Researches from Trinity College Dublin, Ireland and the University of Sao Paolo, Brazil have converted a silicone polymer, better known by Crayola’s trademarked name Silly Putty, into an incredibly sensitive strain sensor. It’s so sensitive that a piece of putty pressed against the carotid artery can detect not only the heart rate, but the blood pressure of a person. It can be made hundreds of times more sensitive than a traditional strain sensor, something the researchers demonstrated by detecting the footsteps of spiders walking over it.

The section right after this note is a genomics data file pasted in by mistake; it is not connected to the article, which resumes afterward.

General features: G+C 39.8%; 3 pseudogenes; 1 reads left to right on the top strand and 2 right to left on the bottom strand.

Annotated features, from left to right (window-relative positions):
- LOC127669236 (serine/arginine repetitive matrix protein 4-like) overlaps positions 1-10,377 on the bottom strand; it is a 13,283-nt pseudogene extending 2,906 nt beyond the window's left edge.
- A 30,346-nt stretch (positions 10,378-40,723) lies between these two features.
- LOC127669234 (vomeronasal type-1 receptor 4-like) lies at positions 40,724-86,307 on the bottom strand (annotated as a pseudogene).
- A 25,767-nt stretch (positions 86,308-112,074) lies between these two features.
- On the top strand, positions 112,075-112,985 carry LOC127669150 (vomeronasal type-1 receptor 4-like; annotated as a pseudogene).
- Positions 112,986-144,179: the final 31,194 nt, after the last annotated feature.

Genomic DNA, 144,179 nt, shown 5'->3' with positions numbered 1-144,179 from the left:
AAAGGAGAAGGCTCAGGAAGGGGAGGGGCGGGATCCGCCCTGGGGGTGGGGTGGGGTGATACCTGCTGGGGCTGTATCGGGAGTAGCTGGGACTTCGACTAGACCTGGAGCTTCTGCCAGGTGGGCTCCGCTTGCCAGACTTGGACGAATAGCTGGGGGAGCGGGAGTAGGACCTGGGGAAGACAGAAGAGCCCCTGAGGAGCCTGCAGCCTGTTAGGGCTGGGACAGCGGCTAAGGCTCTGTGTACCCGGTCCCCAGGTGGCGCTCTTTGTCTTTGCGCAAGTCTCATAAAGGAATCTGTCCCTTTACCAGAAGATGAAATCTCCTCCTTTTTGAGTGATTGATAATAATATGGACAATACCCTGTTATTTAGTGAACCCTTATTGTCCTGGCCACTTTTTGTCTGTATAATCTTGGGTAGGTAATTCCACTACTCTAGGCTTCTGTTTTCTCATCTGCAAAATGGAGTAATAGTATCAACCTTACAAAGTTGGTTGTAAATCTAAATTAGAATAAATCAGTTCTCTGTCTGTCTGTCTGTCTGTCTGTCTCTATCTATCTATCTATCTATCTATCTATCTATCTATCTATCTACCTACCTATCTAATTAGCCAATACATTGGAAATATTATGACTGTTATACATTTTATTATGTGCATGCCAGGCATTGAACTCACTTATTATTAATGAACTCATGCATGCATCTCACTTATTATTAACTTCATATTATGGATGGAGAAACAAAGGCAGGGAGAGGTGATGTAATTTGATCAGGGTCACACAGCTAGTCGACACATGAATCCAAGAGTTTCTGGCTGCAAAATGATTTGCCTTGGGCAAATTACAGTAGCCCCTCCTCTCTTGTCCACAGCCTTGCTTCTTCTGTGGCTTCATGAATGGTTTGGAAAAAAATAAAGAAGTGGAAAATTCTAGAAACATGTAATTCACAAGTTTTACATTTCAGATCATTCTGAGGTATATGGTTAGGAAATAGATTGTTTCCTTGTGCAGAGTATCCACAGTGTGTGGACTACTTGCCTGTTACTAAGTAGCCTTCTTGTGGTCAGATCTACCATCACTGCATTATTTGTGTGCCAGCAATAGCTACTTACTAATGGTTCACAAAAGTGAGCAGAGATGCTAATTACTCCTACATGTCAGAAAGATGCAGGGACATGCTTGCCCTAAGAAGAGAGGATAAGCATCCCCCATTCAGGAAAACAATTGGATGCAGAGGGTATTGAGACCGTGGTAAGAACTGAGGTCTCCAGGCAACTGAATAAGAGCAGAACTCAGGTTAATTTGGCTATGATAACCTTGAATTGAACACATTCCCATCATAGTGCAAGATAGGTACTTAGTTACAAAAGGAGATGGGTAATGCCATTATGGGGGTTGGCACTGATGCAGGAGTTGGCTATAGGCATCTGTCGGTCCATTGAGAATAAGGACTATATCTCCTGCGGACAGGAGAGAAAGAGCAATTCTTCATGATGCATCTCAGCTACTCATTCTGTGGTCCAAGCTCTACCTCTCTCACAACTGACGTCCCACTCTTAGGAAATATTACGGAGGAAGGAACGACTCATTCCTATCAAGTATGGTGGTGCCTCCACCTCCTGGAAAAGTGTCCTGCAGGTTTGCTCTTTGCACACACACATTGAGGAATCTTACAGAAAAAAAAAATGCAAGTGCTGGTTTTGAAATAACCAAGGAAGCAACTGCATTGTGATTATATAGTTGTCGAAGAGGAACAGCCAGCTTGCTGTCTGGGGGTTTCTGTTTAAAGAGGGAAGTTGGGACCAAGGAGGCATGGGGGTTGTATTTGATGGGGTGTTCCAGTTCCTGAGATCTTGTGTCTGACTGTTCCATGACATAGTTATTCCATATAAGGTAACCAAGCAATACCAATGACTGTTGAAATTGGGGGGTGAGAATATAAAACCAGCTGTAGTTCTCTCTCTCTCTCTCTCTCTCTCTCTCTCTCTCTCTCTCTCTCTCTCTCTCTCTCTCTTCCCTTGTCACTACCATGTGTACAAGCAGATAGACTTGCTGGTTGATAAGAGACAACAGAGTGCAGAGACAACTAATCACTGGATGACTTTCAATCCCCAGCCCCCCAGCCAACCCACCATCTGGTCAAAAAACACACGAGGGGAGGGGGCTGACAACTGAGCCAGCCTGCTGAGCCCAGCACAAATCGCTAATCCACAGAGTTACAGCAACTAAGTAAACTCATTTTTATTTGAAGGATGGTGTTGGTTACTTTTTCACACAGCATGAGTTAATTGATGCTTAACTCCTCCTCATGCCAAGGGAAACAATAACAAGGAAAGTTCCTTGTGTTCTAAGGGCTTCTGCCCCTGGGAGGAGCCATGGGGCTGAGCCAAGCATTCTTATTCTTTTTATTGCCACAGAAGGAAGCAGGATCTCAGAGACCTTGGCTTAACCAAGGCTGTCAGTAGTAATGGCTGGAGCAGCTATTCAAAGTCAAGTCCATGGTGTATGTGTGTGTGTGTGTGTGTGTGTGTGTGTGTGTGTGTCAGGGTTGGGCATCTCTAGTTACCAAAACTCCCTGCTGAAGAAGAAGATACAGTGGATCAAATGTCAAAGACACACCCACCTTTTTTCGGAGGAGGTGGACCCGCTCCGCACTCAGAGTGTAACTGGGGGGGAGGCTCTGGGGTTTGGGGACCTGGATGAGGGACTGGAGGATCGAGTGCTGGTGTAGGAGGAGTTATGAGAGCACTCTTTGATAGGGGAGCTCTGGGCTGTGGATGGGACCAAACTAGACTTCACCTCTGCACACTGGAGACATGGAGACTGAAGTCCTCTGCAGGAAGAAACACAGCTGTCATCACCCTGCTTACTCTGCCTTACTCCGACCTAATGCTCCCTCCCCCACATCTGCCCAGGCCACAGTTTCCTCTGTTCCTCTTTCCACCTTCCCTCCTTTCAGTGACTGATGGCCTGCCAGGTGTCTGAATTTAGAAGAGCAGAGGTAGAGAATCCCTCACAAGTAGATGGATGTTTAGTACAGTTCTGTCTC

The material is really just Silly Putty mixed with graphene, which is a bunch of tiny sheets of carbon one atom thick. The material is conductive and its electrical resistance varies significantly in response to physical strain put on it. A simple multimeter can be used to detect this change by placing electrodes at opposite sides of a piece of putty. Because it is so easy to use, made of cheap materials, and has high sensitivity it should find a lot of application in medicine.
Here’s a short video from Science magazine about the new material:
Study in Science: Sensitive electromechanical sensors using viscoelastic graphene-polymer nanocomposites…